My car thermometer registered a blistering 90 degrees Tuesday as I rounded the corner of Water Street in Waterville’s South End, heading toward the ballfield.

I looked to my left where, on the edge of a large dirt parking lot, was a white van parked in the shade under a row of maple trees. The driver’s side door was open and there sat a man with shoulder-length white hair, white eyebrows and beard.

As I drove closer and parked, I could see through the open side door a makeshift home of sorts that included a bed and blankets, clothes, cans of food, stacks of papers, water bottles and other items, packed right up to the roof. Makeshift wooden shelves lined the sides and rear of the van, which was carpeted, and the front passenger seat was littered with plastic vitamin bottles.

“This is my eighth year of living in my van,” the man said. “I did it intentionally. I’ve been in Waterville five years.”

I wanted to learn more about him and he was agreeable to that as long as I didn’t identify him by his name, take a photo or say where he comes from. He said he is 82, was an electrical engineer for 28 years, married and divorced twice, had two kids with whom he doesn’t stay in touch. He decided eight years ago, when he was 74, that he wanted to know what it is like to be homeless, so he started living in the van.

“My mother always said if you want to understand other people, walk in their moccasins,” he said.


The man said he talks to homeless people to find out why they live on the street and to try to convince them to change their ways.

“They’ve got to heal from that,” he said. “It isn’t easy. I gave money to the homeless, and now I don’t have any.”

He also gives away food and water, he said. He doesn’t eat much himself and gave up red meat when he was 30 because he decided it’s bad for you.

He lives on Social Security income and gets his mail at a United Parcel Service box (he doesn’t go to the post office), he said. He likes Waterville because no one bothers him. At night, he parks his van at Walmart or near the Two Cent Bridge and tries not to drive around much during the day because gas is so expensive and he wants to save up for a piece of land.

“The cops are good here,” he said. “They leave me alone. They’re nice. They look at me and want to make sure I’m alright. That’s why I stay here. There’s a lot of towns I’ve been through. I like Waterville better, I just feel comfortable here. I feel there’s a peace here. I don’t have any worries here. Other places, you got to be looking over your shoulder.”

I noticed a shutter-sized structure on the van’s roof and asked what it was. He said it is a solar panel that charges his batteries, a power brick that he uses to power his phone, a tablet on which he watches TV and a small, black 5-volt fan attached to his steering wheel. I asked if he is very cold, sleeping in the van in winter.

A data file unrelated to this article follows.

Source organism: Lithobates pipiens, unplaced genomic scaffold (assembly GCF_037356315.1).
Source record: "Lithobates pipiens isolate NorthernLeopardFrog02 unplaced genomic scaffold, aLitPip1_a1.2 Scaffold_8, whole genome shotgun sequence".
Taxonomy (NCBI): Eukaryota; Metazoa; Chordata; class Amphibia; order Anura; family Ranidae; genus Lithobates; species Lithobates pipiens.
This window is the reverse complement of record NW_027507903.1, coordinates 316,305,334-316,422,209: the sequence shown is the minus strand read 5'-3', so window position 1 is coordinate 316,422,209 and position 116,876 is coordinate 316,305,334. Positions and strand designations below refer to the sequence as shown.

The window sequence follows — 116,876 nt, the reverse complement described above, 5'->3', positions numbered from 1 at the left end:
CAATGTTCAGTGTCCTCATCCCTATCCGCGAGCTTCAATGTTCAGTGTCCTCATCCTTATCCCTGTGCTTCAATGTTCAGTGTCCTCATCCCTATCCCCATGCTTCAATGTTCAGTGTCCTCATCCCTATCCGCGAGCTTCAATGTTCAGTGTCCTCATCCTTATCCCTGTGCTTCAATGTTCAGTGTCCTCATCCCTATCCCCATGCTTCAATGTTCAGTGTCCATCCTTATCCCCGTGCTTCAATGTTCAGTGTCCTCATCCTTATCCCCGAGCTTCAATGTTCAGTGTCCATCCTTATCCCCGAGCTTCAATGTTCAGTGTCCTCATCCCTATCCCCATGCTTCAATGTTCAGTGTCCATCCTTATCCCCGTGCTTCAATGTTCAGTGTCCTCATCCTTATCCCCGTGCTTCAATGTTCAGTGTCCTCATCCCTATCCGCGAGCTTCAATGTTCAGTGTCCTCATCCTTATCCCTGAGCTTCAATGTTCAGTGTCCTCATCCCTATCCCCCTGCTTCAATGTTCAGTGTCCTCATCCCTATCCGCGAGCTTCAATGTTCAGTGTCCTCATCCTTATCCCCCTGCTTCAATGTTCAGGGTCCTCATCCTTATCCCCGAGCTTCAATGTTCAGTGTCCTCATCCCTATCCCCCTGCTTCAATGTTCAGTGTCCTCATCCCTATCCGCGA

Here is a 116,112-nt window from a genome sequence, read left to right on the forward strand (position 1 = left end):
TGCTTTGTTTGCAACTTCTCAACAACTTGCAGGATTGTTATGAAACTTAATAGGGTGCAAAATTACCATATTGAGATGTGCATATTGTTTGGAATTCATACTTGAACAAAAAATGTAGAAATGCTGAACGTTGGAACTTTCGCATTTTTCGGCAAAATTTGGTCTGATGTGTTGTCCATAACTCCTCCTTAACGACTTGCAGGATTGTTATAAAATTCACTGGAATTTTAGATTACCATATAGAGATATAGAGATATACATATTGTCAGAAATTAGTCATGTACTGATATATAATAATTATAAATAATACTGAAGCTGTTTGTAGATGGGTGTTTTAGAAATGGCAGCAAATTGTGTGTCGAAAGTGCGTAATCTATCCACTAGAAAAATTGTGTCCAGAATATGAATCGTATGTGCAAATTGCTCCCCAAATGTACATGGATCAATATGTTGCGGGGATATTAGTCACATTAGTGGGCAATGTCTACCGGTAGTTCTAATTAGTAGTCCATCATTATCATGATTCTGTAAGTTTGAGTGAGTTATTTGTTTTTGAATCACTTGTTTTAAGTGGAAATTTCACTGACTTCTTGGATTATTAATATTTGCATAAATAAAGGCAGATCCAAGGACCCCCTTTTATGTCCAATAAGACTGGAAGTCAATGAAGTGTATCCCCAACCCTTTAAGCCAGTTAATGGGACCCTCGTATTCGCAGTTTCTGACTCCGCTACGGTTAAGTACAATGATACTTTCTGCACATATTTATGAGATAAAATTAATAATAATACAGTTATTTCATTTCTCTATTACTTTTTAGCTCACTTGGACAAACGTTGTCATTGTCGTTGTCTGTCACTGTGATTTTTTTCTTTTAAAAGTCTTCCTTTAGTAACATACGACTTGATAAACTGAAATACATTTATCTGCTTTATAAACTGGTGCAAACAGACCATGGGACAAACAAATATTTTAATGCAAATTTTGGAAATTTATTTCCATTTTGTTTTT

“I have propane heaters if I need them but I usually don’t. I have a wool blanket back there, nice and thick, and a couple more blankets.”

He also built insulation panels for all the windows using poster board wrapped in packing tape. Each panel is cut to the size and shape of the windows.

“It makes a big difference,” he said.

To the left of his steering wheel was a small cardboard box, wrapped all around with gray duct tape. In it were scissors, pencils, a comb, hair brush, lens cleaner and a large stainless steel spoon he said he disinfects with a spray bottle containing apple cider vinegar.

“I spray it on, let it stay a few seconds and wipe it, and it’s done,” he said.

He is about 6 feet tall, with blue eyes, and he was wearing a clean pair of blue jeans and a gray T-shirt and sneakers. He was well-spoken and I could tell he was smart.


I asked him where he wants to be in five years.

“I don’t know,” he said. “Wherever God brings me, I guess. He’s the one who spends time with me. If I need to get something done, I say, ‘Hey, God, I need to do this. Is there any help coming or are you just going to kick the obstacles out of the way?’ That way, I do it by myself, with assistance. That’s the best way to do it.”

He told me he had good parents who taught him the right way to live.

“My mother’s love is what got my head and my heart straight,” he said.

Amy Calder has been a Morning Sentinel reporter 35 years. Her columns appear here Saturdays. She is the author of the book, “Comfort is an Old Barn,” a collection of her curated columns, published in 2023 by Islandport Press. She may be reached at For previous Reporting Aside columns, go to

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